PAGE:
Arbitrage and knowledge
Published online: 14 May 2009
Springer Science + Business Media, LLC 2009
Abstract I investigate in depth the contemporary, nation-wide arbitrage phenome-
non of copper penny hoarding. While penny hoarding represents a “pure arbitrage”
opportunity, it also clearly demonstrates the knowledge problems that face those
entrepreneurs who are fully informed about intra-market price differences. This
paper contrasts the Neoclassical and Austrian views on the role of information and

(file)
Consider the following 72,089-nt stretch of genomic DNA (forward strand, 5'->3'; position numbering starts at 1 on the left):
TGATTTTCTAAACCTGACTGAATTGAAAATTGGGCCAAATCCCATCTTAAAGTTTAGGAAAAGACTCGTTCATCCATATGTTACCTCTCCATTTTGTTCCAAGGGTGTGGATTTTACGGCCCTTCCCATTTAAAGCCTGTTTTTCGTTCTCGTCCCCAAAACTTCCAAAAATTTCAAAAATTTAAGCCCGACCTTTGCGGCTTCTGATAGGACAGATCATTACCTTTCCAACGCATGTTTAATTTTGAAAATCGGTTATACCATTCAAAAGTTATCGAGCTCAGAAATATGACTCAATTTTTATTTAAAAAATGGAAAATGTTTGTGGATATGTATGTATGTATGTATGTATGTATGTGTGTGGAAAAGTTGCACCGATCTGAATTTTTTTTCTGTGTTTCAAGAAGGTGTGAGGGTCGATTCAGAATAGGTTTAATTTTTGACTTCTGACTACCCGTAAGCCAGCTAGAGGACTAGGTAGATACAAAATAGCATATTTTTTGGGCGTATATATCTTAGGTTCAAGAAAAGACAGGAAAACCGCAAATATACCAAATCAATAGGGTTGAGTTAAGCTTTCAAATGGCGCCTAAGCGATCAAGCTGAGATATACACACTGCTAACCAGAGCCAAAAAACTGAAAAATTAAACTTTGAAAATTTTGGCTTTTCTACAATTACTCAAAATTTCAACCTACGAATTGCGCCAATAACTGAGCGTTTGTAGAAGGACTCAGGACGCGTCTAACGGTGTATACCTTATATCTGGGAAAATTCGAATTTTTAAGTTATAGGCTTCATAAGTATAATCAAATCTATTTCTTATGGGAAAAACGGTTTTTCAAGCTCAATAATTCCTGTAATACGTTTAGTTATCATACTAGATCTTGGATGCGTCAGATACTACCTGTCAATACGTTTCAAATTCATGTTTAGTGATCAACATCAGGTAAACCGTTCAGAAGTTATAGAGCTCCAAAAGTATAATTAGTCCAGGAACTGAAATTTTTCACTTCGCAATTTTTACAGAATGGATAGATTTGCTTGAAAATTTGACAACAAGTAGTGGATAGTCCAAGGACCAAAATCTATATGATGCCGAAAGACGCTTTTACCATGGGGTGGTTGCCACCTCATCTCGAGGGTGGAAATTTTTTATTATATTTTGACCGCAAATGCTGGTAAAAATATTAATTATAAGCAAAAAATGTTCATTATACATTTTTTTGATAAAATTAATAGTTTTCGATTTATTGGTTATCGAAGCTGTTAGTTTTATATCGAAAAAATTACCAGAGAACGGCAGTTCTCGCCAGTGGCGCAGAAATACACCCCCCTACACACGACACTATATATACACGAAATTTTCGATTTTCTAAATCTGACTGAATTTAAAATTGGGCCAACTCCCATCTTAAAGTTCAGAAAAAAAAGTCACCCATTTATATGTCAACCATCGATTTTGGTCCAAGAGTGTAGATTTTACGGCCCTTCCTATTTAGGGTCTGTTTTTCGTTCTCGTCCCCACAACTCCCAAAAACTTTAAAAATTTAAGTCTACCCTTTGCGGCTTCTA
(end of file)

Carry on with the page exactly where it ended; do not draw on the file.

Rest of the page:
knowledge in arbitrage, emphasizing the greater depth in understanding to be gained
from the knowledge-based Austrian approach, as opposed to the information-based
Wesley: Now, there may be problems once we’re inside.
Inigo: I’ll say. How do I find the count? Once I do, how do I find you again?
Once I find you again, how do I escape?
Fezzig: Don’t pester him, he’s had a hard day.
-from the motion picture The Princess Bride; exchange
among the three heroes of the story as they prepare to
infiltrate the villain’s castle.
1 The how of the market process
Both Neoclassical and Austrian economic theory predict that arbitrage opportunities
won’t long prevail on the market. If a particular commodity trades at different prices
Rev Austrian Econ (2010) 23:79–96
T. Watts (*)
Department of Economics, George Mason University, MSN 3G4, Fairfax, VA 22030, USA